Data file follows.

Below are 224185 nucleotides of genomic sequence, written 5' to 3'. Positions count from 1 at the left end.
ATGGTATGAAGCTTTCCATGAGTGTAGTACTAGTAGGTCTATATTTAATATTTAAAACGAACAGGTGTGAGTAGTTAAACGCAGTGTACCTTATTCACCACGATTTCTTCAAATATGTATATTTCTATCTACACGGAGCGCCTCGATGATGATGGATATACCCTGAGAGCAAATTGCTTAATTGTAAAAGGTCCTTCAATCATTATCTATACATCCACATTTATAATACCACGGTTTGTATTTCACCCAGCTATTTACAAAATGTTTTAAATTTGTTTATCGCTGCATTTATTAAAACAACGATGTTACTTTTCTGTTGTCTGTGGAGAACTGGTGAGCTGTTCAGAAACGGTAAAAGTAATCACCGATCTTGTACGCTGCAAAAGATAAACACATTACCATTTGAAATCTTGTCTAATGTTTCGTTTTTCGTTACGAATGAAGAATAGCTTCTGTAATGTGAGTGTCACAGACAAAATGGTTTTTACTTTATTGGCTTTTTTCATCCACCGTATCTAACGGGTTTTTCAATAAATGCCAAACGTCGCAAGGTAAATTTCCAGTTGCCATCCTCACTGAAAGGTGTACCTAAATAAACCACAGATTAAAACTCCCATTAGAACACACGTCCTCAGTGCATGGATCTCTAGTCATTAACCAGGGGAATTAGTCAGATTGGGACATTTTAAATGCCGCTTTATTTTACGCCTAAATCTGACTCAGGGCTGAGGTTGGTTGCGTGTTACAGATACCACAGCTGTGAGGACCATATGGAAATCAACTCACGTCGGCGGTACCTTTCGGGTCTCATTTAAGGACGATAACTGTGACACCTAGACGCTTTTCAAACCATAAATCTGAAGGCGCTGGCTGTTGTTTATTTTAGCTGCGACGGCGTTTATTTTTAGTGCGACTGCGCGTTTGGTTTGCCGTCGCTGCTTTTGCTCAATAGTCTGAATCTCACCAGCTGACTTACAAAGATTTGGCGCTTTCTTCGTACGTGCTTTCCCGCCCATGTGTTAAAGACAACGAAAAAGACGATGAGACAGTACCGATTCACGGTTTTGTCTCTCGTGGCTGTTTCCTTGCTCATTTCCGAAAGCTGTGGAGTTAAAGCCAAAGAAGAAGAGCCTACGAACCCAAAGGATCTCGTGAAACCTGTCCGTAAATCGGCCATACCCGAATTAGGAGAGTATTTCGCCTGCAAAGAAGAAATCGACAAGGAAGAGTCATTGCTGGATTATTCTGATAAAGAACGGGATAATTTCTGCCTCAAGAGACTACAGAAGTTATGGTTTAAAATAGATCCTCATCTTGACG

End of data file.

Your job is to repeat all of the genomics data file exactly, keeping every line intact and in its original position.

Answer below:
Below are 224185 nucleotides of genomic sequence, written 5' to 3'. Positions count from 1 at the left end.
ATGGTATGAAGCTTTCCATGAGTGTAGTACTAGTAGGTCTATATTTAATATTTAAAACGAACAGGTGTGAGTAGTTAAACGCAGTGTACCTTATTCACCACGATTTCTTCAAATATGTATATTTCTATCTACACGGAGCGCCTCGATGATGATGGATATACCCTGAGAGCAAATTGCTTAATTGTAAAAGGTCCTTCAATCATTATCTATACATCCACATTTATAATACCACGGTTTGTATTTCACCCAGCTATTTACAAAATGTTTTAAATTTGTTTATCGCTGCATTTATTAAAACAACGATGTTACTTTTCTGTTGTCTGTGGAGAACTGGTGAGCTGTTCAGAAACGGTAAAAGTAATCACCGATCTTGTACGCTGCAAAAGATAAACACATTACCATTTGAAATCTTGTCTAATGTTTCGTTTTTCGTTACGAATGAAGAATAGCTTCTGTAATGTGAGTGTCACAGACAAAATGGTTTTTACTTTATTGGCTTTTTTCATCCACCGTATCTAACGGGTTTTTCAATAAATGCCAAACGTCGCAAGGTAAATTTCCAGTTGCCATCCTCACTGAAAGGTGTACCTAAATAAACCACAGATTAAAACTCCCATTAGAACACACGTCCTCAGTGCATGGATCTCTAGTCATTAACCAGGGGAATTAGTCAGATTGGGACATTTTAAATGCCGCTTTATTTTACGCCTAAATCTGACTCAGGGCTGAGGTTGGTTGCGTGTTACAGATACCACAGCTGTGAGGACCATATGGAAATCAACTCACGTCGGCGGTACCTTTCGGGTCTCATTTAAGGACGATAACTGTGACACCTAGACGCTTTTCAAACCATAAATCTGAAGGCGCTGGCTGTTGTTTATTTTAGCTGCGACGGCGTTTATTTTTAGTGCGACTGCGCGTTTGGTTTGCCGTCGCTGCTTTTGCTCAATAGTCTGAATCTCACCAGCTGACTTACAAAGATTTGGCGCTTTCTTCGTACGTGCTTTCCCGCCCATGTGTTAAAGACAACGAAAAAGACGATGAGACAGTACCGATTCACGGTTTTGTCTCTCGTGGCTGTTTCCTTGCTCATTTCCGAAAGCTGTGGAGTTAAAGCCAAAGAAGAAGAGCCTACGAACCCAAAGGATCTCGTGAAACCTGTCCGTAAATCGGCCATACCCGAATTAGGAGAGTATTTCGCCTGCAAAGAAGAAATCGACAAGGAAGAGTCATTGCTGGATTATTCTGATAAAGAACGGGATAATTTCTGCCTCAAGAGACTACAGAAGTTATGGTTTAAAATAGATCCTCATCTTGACG